August 18 - 24, 2013: Issue 124


Honeyeaters Paradise - Birdsong Is A Lovesong at this Time Of Year

Wattlebird Feasting on nectar at Barrenjoey, (17.8.2013). Phicture by A J Guesdon, 2013

Over the past few weeks the bush, native trees and waterways have been becoming more and more tuneful with the sounds of resident, returning or visiting birds finding feasts and their songs of courtship.

Everywhere there are birds bringing large fish to re-romance ‘wives’ or mates, including a bit of wattle blossom amongst the twigs and leaves being gathered and woven into this year’s nests, or sitting up high in branches calling to their lifelong companions.

You hear a lot of birds before you see them, in fact, standing and listening for their songs is what most birders will do in thick scrub. Just remember, nine times out of ten; you hear them before you see them. You may also find that all these caroling birds are not that perturbed by those humans who stand watching them at this time of the year. In fact, some are quite brazen in coming closer to peer back at you too.

In listening for them you may be accustomed to what each ‘song’ seems to be saying; whether they are ‘calling’ to a mate who may be near (softer coos) or further across the way (a longer more piercing call), whether they are calling to young chicks, singing the songs of romance to one near or to call another in to begin a romance.

A few studies have begun pointing to how each and every bird has its own ‘song’, not just within species but in each single bird itself, that makes them identifiable to those in their family and the species. Individuality, despite a sharing of feather colours, is marked. 

Just in the last week and a half a Little Wattle bird’s loud song to his mate a mere foot away on a banksias was heard on Barrenjoey Headland. 

The Australasian Figbird shown here, and heard before being seen at Careel Creek, was clearly calling for his female companion.

The Brown Falcon pictured here, residents overlooking Palm Beach Ferry wharf for a few generations by now, could be seen with a twig and bit of flower in, gathering materials to refurbish this year’s nest.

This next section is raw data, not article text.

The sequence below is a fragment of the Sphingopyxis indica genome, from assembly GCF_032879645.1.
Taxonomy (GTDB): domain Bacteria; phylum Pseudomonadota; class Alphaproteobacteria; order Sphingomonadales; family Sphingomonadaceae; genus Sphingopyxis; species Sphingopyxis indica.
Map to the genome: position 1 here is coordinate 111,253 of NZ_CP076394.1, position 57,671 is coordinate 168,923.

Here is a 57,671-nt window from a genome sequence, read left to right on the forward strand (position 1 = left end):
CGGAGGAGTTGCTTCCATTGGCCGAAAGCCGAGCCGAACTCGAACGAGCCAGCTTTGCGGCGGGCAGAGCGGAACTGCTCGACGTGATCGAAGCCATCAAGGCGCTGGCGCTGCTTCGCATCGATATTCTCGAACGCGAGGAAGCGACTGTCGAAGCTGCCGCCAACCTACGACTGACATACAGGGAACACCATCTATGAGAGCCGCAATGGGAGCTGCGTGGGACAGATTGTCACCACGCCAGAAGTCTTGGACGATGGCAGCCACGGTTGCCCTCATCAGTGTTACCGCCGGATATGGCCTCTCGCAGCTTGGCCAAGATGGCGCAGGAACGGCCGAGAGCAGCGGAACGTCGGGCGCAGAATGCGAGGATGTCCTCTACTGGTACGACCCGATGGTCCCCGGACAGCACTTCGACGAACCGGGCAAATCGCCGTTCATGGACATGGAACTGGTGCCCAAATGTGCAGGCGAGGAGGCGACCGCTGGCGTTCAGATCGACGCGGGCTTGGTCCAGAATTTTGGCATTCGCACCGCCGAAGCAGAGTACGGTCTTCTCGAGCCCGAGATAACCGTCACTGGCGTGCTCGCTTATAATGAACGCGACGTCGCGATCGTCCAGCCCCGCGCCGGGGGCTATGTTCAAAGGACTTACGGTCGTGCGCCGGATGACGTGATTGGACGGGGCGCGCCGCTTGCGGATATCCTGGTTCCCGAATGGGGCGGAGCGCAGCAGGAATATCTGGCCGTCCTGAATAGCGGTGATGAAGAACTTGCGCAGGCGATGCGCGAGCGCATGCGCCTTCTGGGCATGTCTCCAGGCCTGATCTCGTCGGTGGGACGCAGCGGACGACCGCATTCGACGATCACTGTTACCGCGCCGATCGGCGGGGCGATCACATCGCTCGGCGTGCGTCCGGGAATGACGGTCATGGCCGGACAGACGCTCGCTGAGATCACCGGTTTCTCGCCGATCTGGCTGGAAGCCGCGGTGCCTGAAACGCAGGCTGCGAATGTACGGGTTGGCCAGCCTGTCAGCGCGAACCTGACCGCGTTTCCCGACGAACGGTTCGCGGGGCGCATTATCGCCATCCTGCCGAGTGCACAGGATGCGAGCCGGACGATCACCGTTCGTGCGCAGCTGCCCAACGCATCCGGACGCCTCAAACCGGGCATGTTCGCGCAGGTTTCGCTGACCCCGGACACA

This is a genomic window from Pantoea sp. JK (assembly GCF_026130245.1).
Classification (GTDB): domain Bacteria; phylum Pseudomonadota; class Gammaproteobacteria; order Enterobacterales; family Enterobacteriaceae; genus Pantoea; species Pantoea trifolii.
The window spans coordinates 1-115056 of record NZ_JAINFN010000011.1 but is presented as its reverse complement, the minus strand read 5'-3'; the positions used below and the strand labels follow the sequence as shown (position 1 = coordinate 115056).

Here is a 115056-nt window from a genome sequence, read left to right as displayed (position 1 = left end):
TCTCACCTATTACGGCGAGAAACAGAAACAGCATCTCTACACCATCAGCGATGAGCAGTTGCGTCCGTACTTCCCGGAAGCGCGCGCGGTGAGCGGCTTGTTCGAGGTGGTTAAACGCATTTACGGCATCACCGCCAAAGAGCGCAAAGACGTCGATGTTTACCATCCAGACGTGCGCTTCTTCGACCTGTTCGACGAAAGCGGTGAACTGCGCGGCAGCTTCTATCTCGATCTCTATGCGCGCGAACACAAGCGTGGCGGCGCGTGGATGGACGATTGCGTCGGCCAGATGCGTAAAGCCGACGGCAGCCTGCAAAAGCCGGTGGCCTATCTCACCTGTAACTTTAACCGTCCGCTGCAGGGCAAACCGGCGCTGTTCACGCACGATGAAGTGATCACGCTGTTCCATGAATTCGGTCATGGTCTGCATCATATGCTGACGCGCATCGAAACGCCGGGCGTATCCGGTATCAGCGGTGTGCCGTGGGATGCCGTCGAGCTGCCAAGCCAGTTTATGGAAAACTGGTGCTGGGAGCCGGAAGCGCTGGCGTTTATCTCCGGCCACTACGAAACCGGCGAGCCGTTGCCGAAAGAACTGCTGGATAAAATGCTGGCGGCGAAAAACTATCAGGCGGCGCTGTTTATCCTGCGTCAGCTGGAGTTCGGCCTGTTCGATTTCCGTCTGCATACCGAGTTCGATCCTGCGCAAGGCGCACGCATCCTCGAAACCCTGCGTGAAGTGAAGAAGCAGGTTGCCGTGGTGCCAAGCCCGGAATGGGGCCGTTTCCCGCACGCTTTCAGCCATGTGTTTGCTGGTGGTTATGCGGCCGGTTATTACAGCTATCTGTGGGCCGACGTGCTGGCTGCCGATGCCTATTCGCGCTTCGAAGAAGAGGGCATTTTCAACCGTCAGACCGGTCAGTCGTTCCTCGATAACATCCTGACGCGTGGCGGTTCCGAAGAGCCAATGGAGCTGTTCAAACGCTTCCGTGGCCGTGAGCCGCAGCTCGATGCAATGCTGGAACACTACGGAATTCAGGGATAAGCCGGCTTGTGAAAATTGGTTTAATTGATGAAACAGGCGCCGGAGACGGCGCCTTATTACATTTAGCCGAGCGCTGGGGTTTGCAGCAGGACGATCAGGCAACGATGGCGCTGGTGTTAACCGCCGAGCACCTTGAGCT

If you know where they are after then, and which verges of light they rise in at dawn to go hunting if raptors, which trees they will frequent, year in year out, if native fruit and seed lovers, you can chart your seasons by our residents and visiting birds in wetland, dunes, scrub, and tree canopy.

What they have been singing in the last few weeks is that the season of love is commencing and for those with ears that hear, who can then turn their eyes to see, a glimpse into the world of birds that annually sings itself in renewing, has begun yet again.

Australasian Figbird Sphecotheres vieilloti (male)

The male Australasian Figbird is olive green with black crown and grey neck and throat. He has bare, red skin around the eye. The underside of tail is white. The female is brown-green above and dull-white below, streaked with brown. She has grey skin around the eye and does not have black head markings. Males north of Proserpine in Queensland have a yellow front. Breeding season is September to January.

Little Wattle Bird Anthochaera chrysoptera

The Little Wattlebird is a medium to large honeyeater, but is the smallest of the wattlebirds. It is mostly dark grey-brown above, with faint white shafts on each of the feathers. The underparts are grey and are heavily streaked with white. The streaks are finer around the throat, becoming more blotched on the sides of the belly. In flight, there is a large rufous patch in the wings. The eye is blue-grey. Birds of Western Australia have a red eye and a silver patch on the side of the throat; these are sometimes regarded as a different species. The sexes are similar. Young Little Wattlebirds resemble the adults, but are duller, have less streaking and a have a browner eye. They prefer the drier and often scrubby, habitats, such as banksia heaths, forests, woodlands and urban parks and gardens. A member of the honeyeaters family, Little Wattlebirds feed on nectar, which is obtained using a long, brush-tipped tongue, specially adapted to probing deep into flowers. Other food includes insects, flowers, berries and some seeds. Most feeding is done while perched, but some insects are caught in mid-air. Birds may feed alone or in small to large groups. Their breeding season is from August to December but they can breed year round. - Birds Australia

Australian Pied Cormorant Phalacrocorax varius

Mangrove or Striated Heron Butorides striata

The Striated Heron is probably the least obtrusive of Australia’s herons. It lives quietly among the mangrove forests, mudflats and oyster-beds of eastern, northern and north-western Australia, where it creeps about in the soft mud among the mangrove roots in search of prey such as fish, crabs and other marine invertebrates. When foraging, these herons usually adopt a hunched posture, with the head and neck drawn back into the bird’s body, while keeping the bill held horizontally, parallel to the surface of the mud.

Great Egret Ardea alba

 Grey Butcherbird – Cracticus torquatus

 White-faced Heron – Egretta novaehollandiae

 Australasian Figbird Sphecotheres vieilloti 

 Little Wattle Bird Anthochaera chrysoptera

 Mangrove or Striated Heron Butorides striata

 Great Egret – Ardea alba

 Australian Pied Cormorant Phalacrocorax varius

Photos by A J Guesdon, 2013.